Dutch aid in the extraction of oil and natural gas in Russia
Extraction of oil and natural gas
Everybody knows that the Netherlands is a water-minded country. But that the Netherlands has also played a pioneering role internationally in the field of waste water treatment is not as generally known. As part of the largest oil and gas extraction project in the world, in Russia, the process water is treated using a Dutch system.
The Far East, Russia, Sakhalin Island. Oil and natural gas will be conveyed through 1200 kilometres of pipeline from 3 oil rigs to the On-shore Processing Facility (OPF). All of the different components for the construction of the largest integrated oil and natural gas production facility in the world, SAKHALIN II, will need to be transported over impassable roads. Shell is one of the partners and the Dutch company Triqua will supply the technology required to purify the process water.
The environment, summer and winter
It is generally known that environmental regulations were quite varied 20 years ago. After a number of environmental scandals, we are now striving for global agreements. ‘Especially foreign companies are being watched closely’, according to Rick van ’t Oost, Triqua’s Project Manager for the Sakhalin project. Locally, all technology has to be delivered in accordance with GOST-R. To protect the health and safety of the Russian population and to protect the environment, goods imported into Russia must now be provided with a conformity certificate. This requirement has been effective as from 1993. The certificate in question, the co-called GOST-R certificate, indicates that these goods comply with the Russian safety and quality standards. It can be compared to our CE certification.
To be able to adhere to the discharge regulations, various different water treatment installations will need to be built. Taking the local circumstances into account, the systems must be easy to transport. ‘Just looking at the roads out there is enough to dampen your spirits', says van ‘t Oost.
In this area, temperatures can rise up to +40°C in summer and drop down to -48°C in winter. In the Netherlands, it won’t be such a problem if you accidentally forget to turn on the tracing, but if you were to do this in the Russian High North, everything would irrevocably come to a standstill. In addition to these temperature differences, the area is also given to violent storms. ‘If you want to set up a bioreactor in this area, you can’t just order a normal truckload of active sludge. Transport problems and extreme temperatures have led to problems in the past. Active sludge cannot be kept for long’, says Hans Ramaekers from the technology department within Triqua.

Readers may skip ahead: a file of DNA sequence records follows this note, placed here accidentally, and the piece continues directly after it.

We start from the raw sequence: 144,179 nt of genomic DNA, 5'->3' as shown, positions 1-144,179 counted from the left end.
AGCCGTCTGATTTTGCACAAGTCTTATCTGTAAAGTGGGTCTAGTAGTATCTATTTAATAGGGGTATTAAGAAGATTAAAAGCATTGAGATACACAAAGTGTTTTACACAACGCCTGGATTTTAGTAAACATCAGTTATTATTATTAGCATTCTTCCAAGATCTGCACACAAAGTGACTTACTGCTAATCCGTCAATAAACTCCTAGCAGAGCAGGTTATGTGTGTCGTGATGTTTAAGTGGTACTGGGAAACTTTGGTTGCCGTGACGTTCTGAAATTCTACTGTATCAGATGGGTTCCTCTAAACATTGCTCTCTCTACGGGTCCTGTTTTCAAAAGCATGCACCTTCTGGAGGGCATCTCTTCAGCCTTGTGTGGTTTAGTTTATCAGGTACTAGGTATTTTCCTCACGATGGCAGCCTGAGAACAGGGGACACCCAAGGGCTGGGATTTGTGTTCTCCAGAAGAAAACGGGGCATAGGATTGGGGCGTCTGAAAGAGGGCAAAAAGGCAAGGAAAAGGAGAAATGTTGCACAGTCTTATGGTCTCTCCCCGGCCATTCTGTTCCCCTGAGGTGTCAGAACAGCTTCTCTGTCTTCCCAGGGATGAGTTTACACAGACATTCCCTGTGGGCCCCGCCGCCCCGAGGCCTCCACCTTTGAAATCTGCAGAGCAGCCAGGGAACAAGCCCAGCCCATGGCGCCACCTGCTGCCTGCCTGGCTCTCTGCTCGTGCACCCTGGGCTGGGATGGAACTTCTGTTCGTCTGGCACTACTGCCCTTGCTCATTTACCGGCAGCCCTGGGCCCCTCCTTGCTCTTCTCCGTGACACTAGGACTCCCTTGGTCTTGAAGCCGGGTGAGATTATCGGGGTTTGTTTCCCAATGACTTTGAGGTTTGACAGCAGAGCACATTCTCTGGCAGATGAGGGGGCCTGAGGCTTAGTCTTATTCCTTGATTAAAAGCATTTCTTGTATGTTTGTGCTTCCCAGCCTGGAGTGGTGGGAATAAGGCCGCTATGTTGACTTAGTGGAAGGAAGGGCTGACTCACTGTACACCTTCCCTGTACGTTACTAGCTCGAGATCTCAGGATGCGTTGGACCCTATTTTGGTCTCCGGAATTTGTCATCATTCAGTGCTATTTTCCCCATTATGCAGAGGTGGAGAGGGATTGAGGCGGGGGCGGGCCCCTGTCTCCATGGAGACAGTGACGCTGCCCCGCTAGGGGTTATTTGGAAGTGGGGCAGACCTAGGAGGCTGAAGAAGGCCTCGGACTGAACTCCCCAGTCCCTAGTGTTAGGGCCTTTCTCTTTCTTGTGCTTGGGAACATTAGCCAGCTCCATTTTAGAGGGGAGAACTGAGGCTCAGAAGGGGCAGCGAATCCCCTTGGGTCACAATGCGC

Water treatment expertise
For the water treatment part of the project Dutch knowledge and experience is being employed. Van ’t Oost and Ramaekers tell us: ‘For this project, we built a special unit that meets local requirements. First, the solids are flocculated in the water, after which a special plate filter is used to discharge the oil and excrete the solids simultaneously. Next, two safety filters are deployed, after which the water has been through its first purification phase. The entire installation has been built in a sea container, thereby reducing transport problems to a minimum. If you consider only the transport problems and the availability of spare parts, this is already an exceptional project. An order can not be delivered the next day. We count on an average of 12 weeks of transport time. Not only the critical spare parts are available on-site, but also some that are not as critical. About 15% of the Triqua’s total investment can be found on the shelf as a spare part.’
A water treatment installation is often considered a suppositious part of technology during start-up, a great deal of attention and energy is put into the processing of oil and natural gas. ‘This is why we make available training materials in the local language before we start. A translation agency translates the English user manuals and training materials for us. This ensures that local operators are well-prepared during start-up and commissioning. We can then monitor Sakhalin at a distance by analysing the available data. In this way, we can remain sufficiently involved to guarantee a good quality of the water’, concludes Ramaekers.
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